Hootie & the Blowfish Hope For Fair Weather
Bassist Dean Felber of the phenomenally successful band Hootie and the Blowfish walked into a New York hotel room carrying a bottle of juice. As he poured his drink over ice, a radio station began to play the band's latest hit, Time. Felber almost knocked over his glass in his haste to switch it off. It's a telling gesture about how ready the band is to move past its multiplatinum debut, Cracked Rear View, and that's why their second album, Fairweather Johnson, is coming out so closely on the heels of the first.
During a break in their exhausting, two-year tour supporting Cracked Rear View, they rested in Bermuda and wrote 30 songs, 14 of which made it on the new album. Hootie's debut is firmly ensconced in the Top 20 of Billboard's album charts, and Time is all over radio and MTV. With Fairweather just released, the band, which won the best new artist Grammy this year, could find itself in competition with itself. But booming singer Darius Rucker is not worried.
"We just wanted to put another record out because we had music," he said. "We just didn't really feel the need to wait." The new album is a darker affair; it begins with the mournful Be the One, which Rucker has dubbed his favorite. Songs such as Fool and the lovely cello- and mandolin-laced Tootie reinforce the quiet, introspective vibe. Sad Caper, which pairs an upbeat melody with downbeat lyrics, remembers a failed relationship.
"I said before this record I was going to write a song about a relationship that worked and I guess I'm never in one, so I couldn't do it," Rucker said with a chuckle. When I'm Lonely may be self-explanatory, but Rucker says it's not necessarily accurate. "I guess I like being lonely," he said. "I've discovered being alone really helps me be creative. I love my alone time - I think I like it even more now because I don't get much of it."
There is one silly part amidst the seriousness; the title track is a hilarious, minute rant at fair-weather sports fans that comes courtesy of guitarist Mark Bryan and drummer Jim (Soni) Sonefeld. Rucker calls Fairweather a rock record as opposed to the definite pop feel of Cracked Rear View, partly because of the strong influence REM has had on the band - especially on the tune Silly Little Pop Song. The album, Rucker says, is less radio friendly than its predecessor, so he's realistic about its chances.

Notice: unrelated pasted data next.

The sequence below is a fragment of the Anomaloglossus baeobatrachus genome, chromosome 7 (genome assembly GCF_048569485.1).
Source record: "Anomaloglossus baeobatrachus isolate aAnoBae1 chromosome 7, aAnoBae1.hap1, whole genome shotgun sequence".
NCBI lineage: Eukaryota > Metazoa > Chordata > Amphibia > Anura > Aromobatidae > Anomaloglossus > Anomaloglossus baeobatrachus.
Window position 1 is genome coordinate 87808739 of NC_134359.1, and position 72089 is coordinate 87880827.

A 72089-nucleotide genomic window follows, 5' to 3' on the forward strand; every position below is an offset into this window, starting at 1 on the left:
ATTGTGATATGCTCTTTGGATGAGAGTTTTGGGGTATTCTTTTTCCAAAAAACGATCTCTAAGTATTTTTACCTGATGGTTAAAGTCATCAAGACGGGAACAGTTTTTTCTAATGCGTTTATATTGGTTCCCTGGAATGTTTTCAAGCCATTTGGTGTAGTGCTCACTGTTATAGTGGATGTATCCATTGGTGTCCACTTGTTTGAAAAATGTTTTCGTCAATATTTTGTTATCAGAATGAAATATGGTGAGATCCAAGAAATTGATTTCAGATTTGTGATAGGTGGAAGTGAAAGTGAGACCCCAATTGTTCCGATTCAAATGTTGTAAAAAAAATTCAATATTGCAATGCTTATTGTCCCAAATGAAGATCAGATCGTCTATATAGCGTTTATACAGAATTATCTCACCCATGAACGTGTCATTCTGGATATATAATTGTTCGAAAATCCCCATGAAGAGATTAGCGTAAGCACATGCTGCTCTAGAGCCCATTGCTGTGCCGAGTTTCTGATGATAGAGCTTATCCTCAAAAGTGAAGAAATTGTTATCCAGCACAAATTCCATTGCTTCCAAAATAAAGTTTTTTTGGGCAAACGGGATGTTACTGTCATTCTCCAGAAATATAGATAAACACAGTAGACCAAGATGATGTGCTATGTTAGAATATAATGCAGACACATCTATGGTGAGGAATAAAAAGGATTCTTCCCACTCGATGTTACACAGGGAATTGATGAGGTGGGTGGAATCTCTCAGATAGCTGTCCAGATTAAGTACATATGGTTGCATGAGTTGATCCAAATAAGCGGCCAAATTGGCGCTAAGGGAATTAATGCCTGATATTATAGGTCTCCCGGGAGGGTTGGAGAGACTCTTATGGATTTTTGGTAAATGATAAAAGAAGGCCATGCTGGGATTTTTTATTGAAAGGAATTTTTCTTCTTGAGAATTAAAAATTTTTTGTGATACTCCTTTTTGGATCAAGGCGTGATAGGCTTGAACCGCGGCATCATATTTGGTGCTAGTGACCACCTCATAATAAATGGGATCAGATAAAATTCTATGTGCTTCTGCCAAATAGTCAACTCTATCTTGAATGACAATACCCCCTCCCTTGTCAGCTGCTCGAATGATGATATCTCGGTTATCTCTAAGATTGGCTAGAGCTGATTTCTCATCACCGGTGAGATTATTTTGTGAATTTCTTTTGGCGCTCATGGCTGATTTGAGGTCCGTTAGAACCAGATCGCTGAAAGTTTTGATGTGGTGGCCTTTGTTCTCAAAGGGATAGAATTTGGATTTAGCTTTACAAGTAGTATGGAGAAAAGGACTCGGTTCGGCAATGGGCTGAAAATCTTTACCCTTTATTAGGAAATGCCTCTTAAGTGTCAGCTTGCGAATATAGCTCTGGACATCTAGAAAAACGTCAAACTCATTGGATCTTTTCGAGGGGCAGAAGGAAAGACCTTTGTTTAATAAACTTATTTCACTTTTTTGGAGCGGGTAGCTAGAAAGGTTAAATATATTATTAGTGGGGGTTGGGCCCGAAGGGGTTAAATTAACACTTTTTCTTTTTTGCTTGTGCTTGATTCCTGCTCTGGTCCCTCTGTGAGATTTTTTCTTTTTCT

"This record's not going to do nearly as well as Cracked Rear View," he said. "That's a phenomenon that people are still asking, 'Why?' We're still asking why. We've made the best record we could have made and I really don't care what happens after. I'm going to go out and play a lot of shows this summer and have fun."
Felber used a sports metaphor (the guys are sports junkies) to discount the "sophomore slump" theory. "If you hit 55 home runs your rookie year, you're going to have a sophomore slump," he said with a laugh. "We're not worried about it. Slumping for us is going to have to be in our eyes - we've already made our album, so we've already succeeded."
These guys are fearless. When it's pointed out that winning the best new artist Grammy is more often than not the kiss of death, Rucker said: "It wasn't the award that did whatever happened to them - they did it to themselves or had it done to them. That Grammy didn't make them not have a career or whatever happened to them; it's what they did after that." And they take on their critics, who've made Hootie and the Blowfish the band they love to hate.
"We didn't ask for what happened to Cracked Rear View to happen," Rucker said. "It's so funny how personally some critics take us. How could this four-piece band from South Carolina who play pop tunes ... make you that angry? I don't understand that, because we're so harmless."
But sometimes the criticism hits a nerve. "Writing songs is kind of like having a baby," Rucker said. "You created that thing (and) it's like when people say your baby's ugly. It hurts.